“When we spoke with them, they assured us that it was a normal occurrence for calves who are teething to not have an appetite and to lose weight,” Baker said. “But they also warned us that sometimes the little calves can’t recover from the weight loss and they pass away as a result.”
At the time of the calf’s birth, she weighed 184 pounds, 52 pounds below average. Her mother rejected her and had no milk, so the orphaned calf was taken in by the zoo and fed elephant milk and an African elephant formula while in its care.
“When the calf did not gain weight, we began to suspect a genetic abnormality or some type of malabsorption syndrome that the calf was born with that did not allow her to absorb the nutrients as she should. The veterinary team will be doing a full necropsy, which will hopefully shed some light on the problem,” Baker said.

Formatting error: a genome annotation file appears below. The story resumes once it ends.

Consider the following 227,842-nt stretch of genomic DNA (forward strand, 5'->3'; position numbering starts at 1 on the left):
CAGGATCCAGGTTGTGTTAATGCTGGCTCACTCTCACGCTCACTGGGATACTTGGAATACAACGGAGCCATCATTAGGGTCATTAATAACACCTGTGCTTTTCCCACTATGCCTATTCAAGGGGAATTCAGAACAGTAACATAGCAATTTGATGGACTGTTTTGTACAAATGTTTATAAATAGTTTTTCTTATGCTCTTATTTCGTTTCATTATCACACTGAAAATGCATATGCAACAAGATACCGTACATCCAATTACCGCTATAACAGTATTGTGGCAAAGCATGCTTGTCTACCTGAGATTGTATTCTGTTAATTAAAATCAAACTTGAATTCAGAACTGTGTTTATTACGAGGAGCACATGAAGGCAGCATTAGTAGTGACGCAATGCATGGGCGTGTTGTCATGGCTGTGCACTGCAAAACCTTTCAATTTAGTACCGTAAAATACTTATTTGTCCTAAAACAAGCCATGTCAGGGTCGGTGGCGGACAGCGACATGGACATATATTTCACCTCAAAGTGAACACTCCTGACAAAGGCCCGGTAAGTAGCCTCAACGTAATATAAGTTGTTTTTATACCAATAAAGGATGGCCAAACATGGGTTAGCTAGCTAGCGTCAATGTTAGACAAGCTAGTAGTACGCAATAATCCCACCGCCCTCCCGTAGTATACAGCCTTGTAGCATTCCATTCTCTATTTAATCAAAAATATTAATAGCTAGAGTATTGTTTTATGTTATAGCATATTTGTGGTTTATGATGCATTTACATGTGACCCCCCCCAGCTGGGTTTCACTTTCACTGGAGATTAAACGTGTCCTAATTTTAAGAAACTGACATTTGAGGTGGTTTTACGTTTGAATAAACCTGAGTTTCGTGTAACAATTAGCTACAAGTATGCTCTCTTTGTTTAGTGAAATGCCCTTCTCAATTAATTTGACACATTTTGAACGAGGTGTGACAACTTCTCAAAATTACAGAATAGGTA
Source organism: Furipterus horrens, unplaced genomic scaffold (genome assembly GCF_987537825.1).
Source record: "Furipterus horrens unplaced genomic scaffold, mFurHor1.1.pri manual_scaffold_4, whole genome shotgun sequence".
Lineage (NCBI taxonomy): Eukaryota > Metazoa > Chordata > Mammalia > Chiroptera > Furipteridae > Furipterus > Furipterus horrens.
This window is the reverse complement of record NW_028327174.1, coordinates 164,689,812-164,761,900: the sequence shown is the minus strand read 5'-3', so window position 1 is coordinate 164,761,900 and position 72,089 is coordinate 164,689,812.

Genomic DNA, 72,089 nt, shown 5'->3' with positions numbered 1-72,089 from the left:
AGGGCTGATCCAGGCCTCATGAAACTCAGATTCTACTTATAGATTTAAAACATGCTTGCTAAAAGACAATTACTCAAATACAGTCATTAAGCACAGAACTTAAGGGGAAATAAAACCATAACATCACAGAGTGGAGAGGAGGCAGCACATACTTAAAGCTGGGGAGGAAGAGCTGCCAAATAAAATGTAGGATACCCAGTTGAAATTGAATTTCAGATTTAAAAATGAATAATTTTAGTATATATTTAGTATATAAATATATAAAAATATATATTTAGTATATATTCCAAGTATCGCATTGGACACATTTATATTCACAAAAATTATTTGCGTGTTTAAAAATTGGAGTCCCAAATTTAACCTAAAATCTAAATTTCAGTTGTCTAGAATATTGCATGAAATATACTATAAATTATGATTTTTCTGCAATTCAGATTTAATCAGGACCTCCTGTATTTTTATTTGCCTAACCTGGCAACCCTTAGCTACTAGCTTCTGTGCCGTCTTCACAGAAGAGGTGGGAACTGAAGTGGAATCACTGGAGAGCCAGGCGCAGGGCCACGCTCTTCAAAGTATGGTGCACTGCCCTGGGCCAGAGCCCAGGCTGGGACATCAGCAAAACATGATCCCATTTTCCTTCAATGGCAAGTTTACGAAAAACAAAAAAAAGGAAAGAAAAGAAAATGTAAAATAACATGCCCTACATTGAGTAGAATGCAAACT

Results of the necropsy will not be available for several weeks, the zoo said.
The baby elephant had gone through surgery and had a feeding tube inserted last week. The day after surgery, the elephant was up and moving around and was being fed every four hours. Over the weekend, officials said that she had taken a walk and her “feisty personality” had begun to return.
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